According to him, most of his students were women from Korea, Thailand or Indonesia with some sort of guestworker or refugee visas. Most, according to him, were primarıly interested in locating a husband from either a comparatively wealthy Asian country, or somewhere in rıch white people land. B2 fell into the latter category, and was apparently innundated with offers of varying degrees of seediness. All of them, being apparently sincere in the belief system he ascribes to, he declined. Instead he married a Filipina woman he met through his church. They moved for awhile to the Phillipines (where, like in Latin America, the Pentecostals are taking over lock, stock and barrel from the Catholics), where he learned Tagolog and she learned to drive and, judging from his pictures, they played a lot of water sports.

But I guess their life there wasn't sustainable for a variety of reasons, because they followed some Sıngaporean contacts to Istanbul, where they are now settling in, looking for work, and enrolled in the same program as I. I suspect they will end up teaching English, but who knows.

The parents, if you were wondering, left Zimbabwe a few years ago (big surprise) and are now living in Ireland, somewhere rural that I can't remember.

Now, here's what I find interesting about this guy. Pentecostals are obligated to prosthelytize, right? But to do so in Turkey is illegal. I asked him about this as gently as I could, and his answer seemed to indicate that he was middling at best on the witnessing issue, and considered it rude to be otherwise. What is going on here? Are quasi-European evangelicals much more laid back than their American counterparts? Are some evangelicals a lot less evangelical than others? Most importantly, ıf so, am I a dick for not figuring that out on my own?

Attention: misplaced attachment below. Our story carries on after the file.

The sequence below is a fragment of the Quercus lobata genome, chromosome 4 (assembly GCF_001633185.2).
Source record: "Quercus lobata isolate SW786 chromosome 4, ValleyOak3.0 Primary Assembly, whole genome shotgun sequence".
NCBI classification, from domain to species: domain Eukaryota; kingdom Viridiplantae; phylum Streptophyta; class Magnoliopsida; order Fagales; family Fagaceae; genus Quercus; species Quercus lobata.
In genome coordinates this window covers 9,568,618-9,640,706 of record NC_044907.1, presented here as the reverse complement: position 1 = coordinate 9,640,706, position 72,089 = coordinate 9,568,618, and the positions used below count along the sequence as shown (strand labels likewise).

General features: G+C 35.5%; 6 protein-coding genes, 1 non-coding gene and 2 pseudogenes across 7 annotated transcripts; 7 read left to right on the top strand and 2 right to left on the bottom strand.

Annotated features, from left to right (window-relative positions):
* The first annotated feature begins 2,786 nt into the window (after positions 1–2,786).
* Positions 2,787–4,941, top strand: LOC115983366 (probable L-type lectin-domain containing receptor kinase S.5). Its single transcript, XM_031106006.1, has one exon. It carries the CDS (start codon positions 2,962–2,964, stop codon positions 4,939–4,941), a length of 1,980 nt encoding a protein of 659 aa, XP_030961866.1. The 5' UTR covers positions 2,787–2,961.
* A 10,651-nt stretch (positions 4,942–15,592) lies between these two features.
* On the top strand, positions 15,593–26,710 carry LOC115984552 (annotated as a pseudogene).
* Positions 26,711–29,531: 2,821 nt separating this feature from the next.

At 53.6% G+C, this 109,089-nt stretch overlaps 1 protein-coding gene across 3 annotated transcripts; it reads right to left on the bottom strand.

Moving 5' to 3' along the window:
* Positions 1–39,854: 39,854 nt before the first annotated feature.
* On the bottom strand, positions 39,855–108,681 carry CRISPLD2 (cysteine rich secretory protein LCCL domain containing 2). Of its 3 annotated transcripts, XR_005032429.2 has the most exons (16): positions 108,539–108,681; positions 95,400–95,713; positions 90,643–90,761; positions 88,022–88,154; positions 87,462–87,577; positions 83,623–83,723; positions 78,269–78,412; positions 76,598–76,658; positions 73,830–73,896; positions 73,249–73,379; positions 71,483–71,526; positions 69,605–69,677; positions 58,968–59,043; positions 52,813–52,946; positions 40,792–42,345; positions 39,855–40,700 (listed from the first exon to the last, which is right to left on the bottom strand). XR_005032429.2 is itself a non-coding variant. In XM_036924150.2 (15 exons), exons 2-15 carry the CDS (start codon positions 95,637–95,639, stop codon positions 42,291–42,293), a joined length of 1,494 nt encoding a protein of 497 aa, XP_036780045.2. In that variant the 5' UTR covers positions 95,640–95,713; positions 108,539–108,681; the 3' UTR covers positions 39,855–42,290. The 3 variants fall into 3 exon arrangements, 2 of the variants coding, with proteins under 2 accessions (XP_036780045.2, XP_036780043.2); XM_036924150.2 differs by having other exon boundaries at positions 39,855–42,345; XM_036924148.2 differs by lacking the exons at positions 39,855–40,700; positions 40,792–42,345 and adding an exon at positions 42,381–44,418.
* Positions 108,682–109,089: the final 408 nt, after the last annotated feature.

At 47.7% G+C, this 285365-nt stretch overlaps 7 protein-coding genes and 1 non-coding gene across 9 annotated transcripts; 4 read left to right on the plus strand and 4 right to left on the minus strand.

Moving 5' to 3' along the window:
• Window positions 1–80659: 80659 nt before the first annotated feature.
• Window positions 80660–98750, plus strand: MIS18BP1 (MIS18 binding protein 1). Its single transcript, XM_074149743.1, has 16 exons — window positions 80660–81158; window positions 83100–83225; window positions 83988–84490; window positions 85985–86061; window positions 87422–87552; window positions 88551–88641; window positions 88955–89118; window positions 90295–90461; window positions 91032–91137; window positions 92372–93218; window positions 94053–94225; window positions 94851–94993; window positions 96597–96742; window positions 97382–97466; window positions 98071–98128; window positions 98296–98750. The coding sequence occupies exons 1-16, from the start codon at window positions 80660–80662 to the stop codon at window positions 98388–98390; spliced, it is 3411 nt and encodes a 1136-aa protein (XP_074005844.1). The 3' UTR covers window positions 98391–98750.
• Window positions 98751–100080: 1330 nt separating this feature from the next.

Friday, July 22, 2005

STOs pt 2

Ok, where was I?
Probably the weirdest part about the Kurd...oops I mean Mountain Turks exhibit was the area in the corner devoted to 'proving' that the Greek military and government actively supported the insurgency. Two items were on display: a poster printed in Greek with something about the PKK on it (please note this was the only place in the entire exhibit where it said PKK or anything like it) and a photograph of some burly dude with a moustache in a leather jacket and aviators (because, you know, that's a really distinct look in this part of the world) shaking hands with some guerilla-looking dudes.

But enough about the hate-on-the-Kurds room. There was so much more. Like the flag made by students at Galatasaray High School to send to Turkish troops at the front during the Korean War...with the students' own blood. Yes, you read that correctly. A bunch of Galatasaray students pricked their fingers and let the blood drip onto a flag and sent it to an infantry unit stationed somewhere below the 38th parallel. And now it's in the military museum.

Oh, and then there was the room devoted to the great Cyprus Peace Invasion of 1974.

And then of course the WWI stuff that sent the Armenian woman from my class running out of the room in tears. It was the scimitars that actually set her off.

Classy, huh?

Wednesday, July 20, 2005

'Separatist Terrorist Organizations'

A word or two about my class trip today to the Turkish Military Museum.

F'd up! Let's start with the section devoted to the 1980s and 1990s, particularly the exhibit devoted to photgraphs of and captured equipment from Kurd...oops...I mean the separatist terrorist organization. That's right, you can't even call them Kurdish because that would imply that Kurdish people exist. Lots of captured communications equipment , kalishnakovs and RPGs (the volkswagon of guerrilla warfare). And LOTS of photos of burned down buildings, slaughtered sheep and cattle, old ladies and kids with half their faces blown off. All of these atrocities, the museum-goer is informed, were commıtted by the (apparently nameless, agenda-less) separatist terrorist organization.

First of all, international monitoring organizations place the death toll in southeastern Turkey at around 30,000 since the 1980s. To suggest that the PKK killed those people is ludicrous. It's their own constituency. Second, however one feels about Kurdish sovereıgnty, these kind of crude Stalinist propaganda ploys are nauseating. Oh yeah, but Turkey is a democracy. No propaganda here! Man, you have to have a serious set on you to take pictures of civilians that in all probability were collateral damage created by YOUR armed forces, and them hang them in your military museum and blame it on the PKK.

Damn, I'm being kicked out of the computer lab (not for criticizing Turkey, ıt's just 10pm, that's all).

Plenty more for tomorrow -- the World War I exhibit made the Armenian girl in my class cry! Again, F'd up!